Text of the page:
15. A security member of Misrata counter-terrorism removes explosives from a car driven by a suspected Daesh militant, in Misrata, Libya, January 11, 2018. REUTERS TRIPOLI: A suspected Daesh militant driving a car laden with explosives surrendered to Libyan security forces at a checkpoint on Thursday rather than go ahead with an attack in the city of Misrata, a security official said. The Misratan counter-terrorism official, who asked not to be named for security reasons, said he had surrendered at a checkpoint near Abu Grain town, but it was not immediately clear why he had handed himself in. Abu Grain is about 100 km (60 miles) south of Misrata and 140 km west of Sirte, a city that Daesh controlled until they were driven out by a Misratan-led military campaign in 2016. ?The suspect handed himself in to the security forces early morning on Thursday,? the official told Reuters. ?The car bomb is now being dismantled by explosives experts.? Since Daesh?s defeat in Sirte, Libyan and Western security officials say militants have been trying to regroup in desert areas to the south, where they were targeted last year by several US air strikes. They have occasionally set up temporary checkpoints, and had done so in two places on a remote road in the area early on Wednesday, the Misratan official said. Daesh also claimed a deadly attack on a courthouse complex in Misrata last year.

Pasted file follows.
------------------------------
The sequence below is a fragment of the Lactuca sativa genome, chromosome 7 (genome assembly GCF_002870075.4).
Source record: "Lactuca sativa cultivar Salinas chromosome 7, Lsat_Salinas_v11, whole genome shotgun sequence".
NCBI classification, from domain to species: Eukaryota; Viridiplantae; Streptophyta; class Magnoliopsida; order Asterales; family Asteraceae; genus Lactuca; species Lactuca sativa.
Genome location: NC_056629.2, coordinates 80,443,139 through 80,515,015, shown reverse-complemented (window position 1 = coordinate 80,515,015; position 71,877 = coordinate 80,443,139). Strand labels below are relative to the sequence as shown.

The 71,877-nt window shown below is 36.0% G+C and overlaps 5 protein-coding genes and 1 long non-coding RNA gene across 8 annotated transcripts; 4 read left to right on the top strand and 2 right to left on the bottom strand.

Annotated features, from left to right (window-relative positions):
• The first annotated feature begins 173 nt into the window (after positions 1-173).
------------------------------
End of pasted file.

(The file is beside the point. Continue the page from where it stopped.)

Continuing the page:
16. Daesh has claimed nearly 20 attacks across Kabul in 18 months, with cells including students, professors and shopkeepers evading Afghan and US security forces to bring carnage to the highly fortified city KABUL: Middle-class Afghans turned extremists have assisted Daesh´s expansion from its stronghold in Afghanistan´s restive east to Kabul, analysts say, helping to make the capital one of the deadliest places in the country. Daesh has claimed nearly 20 attacks across Kabul in 18 months, with cells including students, professors and shopkeepers evading Afghan and US security forces to bring carnage to the highly fortified city. It is an alarming development for Kabul´s war-weary civilians and beleaguered security forces, who are already struggling to beat back the resurgent Taliban, as well as the US counter-terrorism mission in Afghanistan. "This is not just a group that has a rural bastion in eastern Afghanistan -- it is staging high casualty, high visibility attacks in the nation´s capital and I think that´s something to be worried about," said analyst Michael Kugelman of the Wilson Center in Washington. The Islamic State-Khorasan Province (IS-K) emerged in the region in 2014, largely made up of disaffected fighters from the Taliban and other extremist groups in Afghanistan, Pakistan and Central Asia. It claimed its first attack in Kabul in the summer of 2016. There is no shortage of recruits, analysts say. Daesh has successfully tapped a rich vein of extremism in Afghanistan that has existed for decades and crosses socio-economic groups -- fanned by growing internet access among urban youth. "We are talking about a generation which has been desensitised to different types of violence and violent extremism," said Borhan Osman, a senior analyst with the International Crisis Group. "It should not come as a surprise that some of the youth inculcated in the ideology of jihadism embrace the next version of jihadism, the most violent one." Members and supporters of Daesh cells in Kabul hide in the open, living with their families and going to classes or work every day, Osman said. The militants meet at night to discuss ?holy war?, and plot attacks on targets in the city they know well -- well enough to adapt to changes, such as tightened security in the wake of a massive truck bomb in May that killed around 150 people. "It´s an adaptive structure reacting to the counter measures," a Western diplomat told AFP. "From May to December what we have seen is different types of attacks, smaller attacks that are getting through." An Afghan security source previously told AFP that "20 or more" IS-K cells were operating in the city. ´Hunt them down´ Osman, an expert on militant networks in Afghanistan, said it was difficult to know how many IS-K fighters were in Kabul but their ranks were constantly being replenished by the group´s recruitment efforts on social media as well as in universities, schools and mosques. "You can´t say they are all poor -- a number of them come from middle-class Kabuli families. Some are university educated. Some have a high school education," he said, adding that most have some religious education as well. An Afghan security source agreed. "The new wave of extremists is not an uneducated farmer. It is mainly people with a good level of education," he told AFP on condition of anonymity. While the Taliban remains by far the biggest threat to Afghanistan´s security forces and government, IS-K has dominated headlines in recent months with attacks in Kabul, including three last month alone which killed dozens of people. Some have come within metres of embassies and NATO´s Resolute Support mission, a disconcerting reply to vows by the head of US Forces-Afghanistan General John Nicholson to "hunt them down" until they are "annihilated". Last year the US dropped the so-called Mother of All Bombs, the largest non-nuclear weapon ever used in combat, on Daesh strongholds in Nangarhar. That has been followed by intense aerial bombing by Afghan and US forces. But analysts point out that the strategy has failed to destroy Daesh-- and may have even pushed more militants into Kabul, where using that sort of overwhelming firepower is not an option. New Daesh base? The group´s resilience has raised fears that Afghanistan could become a new base for Daesh fighters fleeing the battlefields of Syria and Iraq, where the group has lost swathes of territory. But the exact nature of links between Daesh in Afghanistan and the Middle East remains unclear. The Afghan government claims there is no connection. Analysts told AFP there is communication, and AFP reported last month that French and Algerian fighters, some arriving from Syria, had joined Daesh in northern Afghanistan where the group has established new bases. Regardless of links, the goals of Daesh in the Middle East and in Afghanistan appear to be aligned: stirring up sectarian violence. Its success in the capital aside, Daesh will struggle to turn Afghanistan into a new sectarian front, predicts Kugelman, who points out that most cleavages in Afghanistan are ethnic, not sectarian. At any rate, he says, "why would you want your new front to be in a place where you have some of the most relentless levels of firepower being used against you?"